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What is the future for esports after Covid-19?

With a void in live traditional sports created by the coronavirus pandemic, gaming appears to be in prime position to capitalise and create a very different future once normality eventually resumes.

15 April 2020 Ed Dixon

With the real world turned upside down it makes perfect sense that a competition best suited to indoor play reigns supreme right now.

As traditional sports and broadcasters scramble to fill the gap in the schedules from the coronavirus pandemic, the competitive gaming industry, while not immune to the current health crisis, has been able to continue comparatively unscathed.

Cancelled arena events aside, esports’ digital scope has helped shield it from the devastating effects of the coronavirus pandemic, with the big rights holders in the sector returning to their roots to stream live offerings for millions of fans worldwide.

Without their normal products to offer, traditional sports rights holders are following suit to try and avoid game over.

To name a couple, Formula One and Nascar have turned to virtual races featuring current drivers and various celebrities, with major broadcasters such as Sky Sports and Fox willing to air what is being served up. The World Boxing Super Series (WBSS), meanwhile, has also looked to the digital dimension to appease fans by simulating fantasy matchups through EA Sports’ Fight Night Champion title.

The results, so far, have been impressive. Julian Tan, Formula One’s head of digital growth and esports, revealed to SportsPro earlier this month that the series’ inaugural Virtual Grand Prix drew 3.2 million online viewers, with an estimated 1.2 million watching on TV. More than 900,000 viewers tuned in on Fox Sports for the first eNascar iRacing Pro Invitational Series. WBSS’ co-founder and promoter, Kalle Sauerland, hailed its esports experiment as a “huge success” so far and said it is growing, attracting more than 338,000 views on YouTube at the time of writing. Not bad for a title nearly a decade old.

In addition, clubs from major soccer leagues and the National Basketball Association (NBA) are all leaning on their respective esports operations across the FIFA and 2K titles to keep supporters onside.

It begs a multitude of questions. Notably, will this see leading esports titles, such as League of Legends, Overwatch and Counter-Strike, catapulted into the global sports conversation? Will traditional sports look to make gaming a cornerstone of their content strategy? Also, are there long-term lessons to be learned from the esports space as traditional sports properties try to cope with the months ahead?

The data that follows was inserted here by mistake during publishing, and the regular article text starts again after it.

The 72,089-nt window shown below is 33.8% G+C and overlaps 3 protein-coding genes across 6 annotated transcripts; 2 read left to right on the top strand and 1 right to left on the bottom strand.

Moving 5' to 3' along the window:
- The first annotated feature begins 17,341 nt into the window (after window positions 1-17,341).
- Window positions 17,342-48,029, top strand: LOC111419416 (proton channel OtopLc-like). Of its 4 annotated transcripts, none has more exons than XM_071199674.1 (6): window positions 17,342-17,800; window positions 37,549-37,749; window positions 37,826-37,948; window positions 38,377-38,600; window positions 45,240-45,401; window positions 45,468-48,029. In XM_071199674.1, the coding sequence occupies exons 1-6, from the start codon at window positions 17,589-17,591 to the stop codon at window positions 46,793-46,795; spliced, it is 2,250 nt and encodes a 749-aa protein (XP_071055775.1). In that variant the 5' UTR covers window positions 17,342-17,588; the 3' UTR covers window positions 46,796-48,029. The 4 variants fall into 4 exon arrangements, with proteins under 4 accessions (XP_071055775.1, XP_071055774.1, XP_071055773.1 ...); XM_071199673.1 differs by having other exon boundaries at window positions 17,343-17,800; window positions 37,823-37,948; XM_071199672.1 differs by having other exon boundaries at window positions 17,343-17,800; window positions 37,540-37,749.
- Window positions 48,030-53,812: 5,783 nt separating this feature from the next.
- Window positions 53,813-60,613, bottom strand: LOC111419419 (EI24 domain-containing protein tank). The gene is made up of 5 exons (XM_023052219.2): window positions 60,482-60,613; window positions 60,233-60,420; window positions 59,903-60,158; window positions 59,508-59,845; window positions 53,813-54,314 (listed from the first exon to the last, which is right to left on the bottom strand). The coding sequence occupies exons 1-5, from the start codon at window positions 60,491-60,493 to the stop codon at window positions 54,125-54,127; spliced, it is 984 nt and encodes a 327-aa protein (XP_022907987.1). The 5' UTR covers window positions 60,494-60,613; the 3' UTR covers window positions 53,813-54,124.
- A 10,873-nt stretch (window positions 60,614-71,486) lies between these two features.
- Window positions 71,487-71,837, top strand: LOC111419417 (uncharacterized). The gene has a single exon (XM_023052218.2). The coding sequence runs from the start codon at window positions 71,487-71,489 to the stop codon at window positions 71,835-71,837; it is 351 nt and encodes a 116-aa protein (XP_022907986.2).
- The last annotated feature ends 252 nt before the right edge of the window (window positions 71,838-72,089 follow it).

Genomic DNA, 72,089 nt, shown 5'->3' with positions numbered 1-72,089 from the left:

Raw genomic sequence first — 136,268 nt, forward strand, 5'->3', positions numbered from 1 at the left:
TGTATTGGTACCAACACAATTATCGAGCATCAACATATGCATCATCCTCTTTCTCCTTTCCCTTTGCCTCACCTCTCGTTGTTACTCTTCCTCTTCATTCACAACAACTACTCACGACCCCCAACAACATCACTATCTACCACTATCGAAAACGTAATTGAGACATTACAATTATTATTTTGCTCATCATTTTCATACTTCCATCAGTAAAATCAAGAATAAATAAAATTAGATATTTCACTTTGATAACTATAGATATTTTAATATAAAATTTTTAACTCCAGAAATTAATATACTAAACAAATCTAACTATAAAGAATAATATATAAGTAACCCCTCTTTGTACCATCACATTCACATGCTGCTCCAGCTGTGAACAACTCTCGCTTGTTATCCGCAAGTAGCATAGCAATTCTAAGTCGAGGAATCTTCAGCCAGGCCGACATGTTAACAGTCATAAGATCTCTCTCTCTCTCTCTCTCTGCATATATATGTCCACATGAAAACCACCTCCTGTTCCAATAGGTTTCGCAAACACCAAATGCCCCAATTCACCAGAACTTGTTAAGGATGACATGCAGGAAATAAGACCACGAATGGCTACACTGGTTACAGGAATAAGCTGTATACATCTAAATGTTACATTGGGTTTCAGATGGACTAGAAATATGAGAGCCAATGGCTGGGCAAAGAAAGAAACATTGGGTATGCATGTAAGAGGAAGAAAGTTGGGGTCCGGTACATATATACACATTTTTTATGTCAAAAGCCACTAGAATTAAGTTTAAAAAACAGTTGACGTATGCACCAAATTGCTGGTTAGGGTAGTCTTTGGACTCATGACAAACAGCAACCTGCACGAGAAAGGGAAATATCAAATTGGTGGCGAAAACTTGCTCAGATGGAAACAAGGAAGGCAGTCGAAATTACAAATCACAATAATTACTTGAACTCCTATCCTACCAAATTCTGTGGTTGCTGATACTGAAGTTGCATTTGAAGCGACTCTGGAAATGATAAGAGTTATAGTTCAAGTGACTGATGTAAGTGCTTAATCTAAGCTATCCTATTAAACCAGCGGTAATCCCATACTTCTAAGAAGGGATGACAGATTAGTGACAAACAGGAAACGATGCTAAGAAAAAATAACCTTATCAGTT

The state of play

One only has to hark back to mid-March and the 72-hour period when coronavirus firmly made its unwelcome arrival into sports, laying waste to the calendar, to find a time when these questions were a lot less pertinent. Since then, as other properties floundered, esports has been doing better than most as it bids to thrive rather than merely survive.

“What’s been really interesting is seeing how quickly it’s adapted,” Phelan Hill, who specialises in esports as a senior consultant at Nielsen Sports, tells SportsPro.

“Now what you’re seeing is online tournaments still happening, people competing. If anything, it’s driving up audience numbers and there’s a greater level of engagement. More so than ever, esports is coming to the forefront.”

As a digitally native entity, esports is able to operate on a professional level unlike other sports. The popularity of gaming is measured in concurrent viewers and digital metrics over sold out arenas or TV ratings.

“We’re still able to provide that live experience even if players are playing remotely rather than in an arena,” says Torsten Haux, vice president, global media rights, at esports organiser ESL. “They may not be in a studio but we can still create a great atmosphere and offer a world-class product.”

The 2019 League of Legends World Championships was the most-watched esports event of the year, with more than 137 million hours of viewership

Be that as it may, esports has still been hit by postponed events. Fears are growing over standout competitions, particularly this year’s League of Legends World Championship, being affected. At present, the finals are still due to be staged later this year at the 56,000-seater Shanghai Stadium, home of the Chinese Super League’s 2018 soccer champions Shanghai SIPG FC.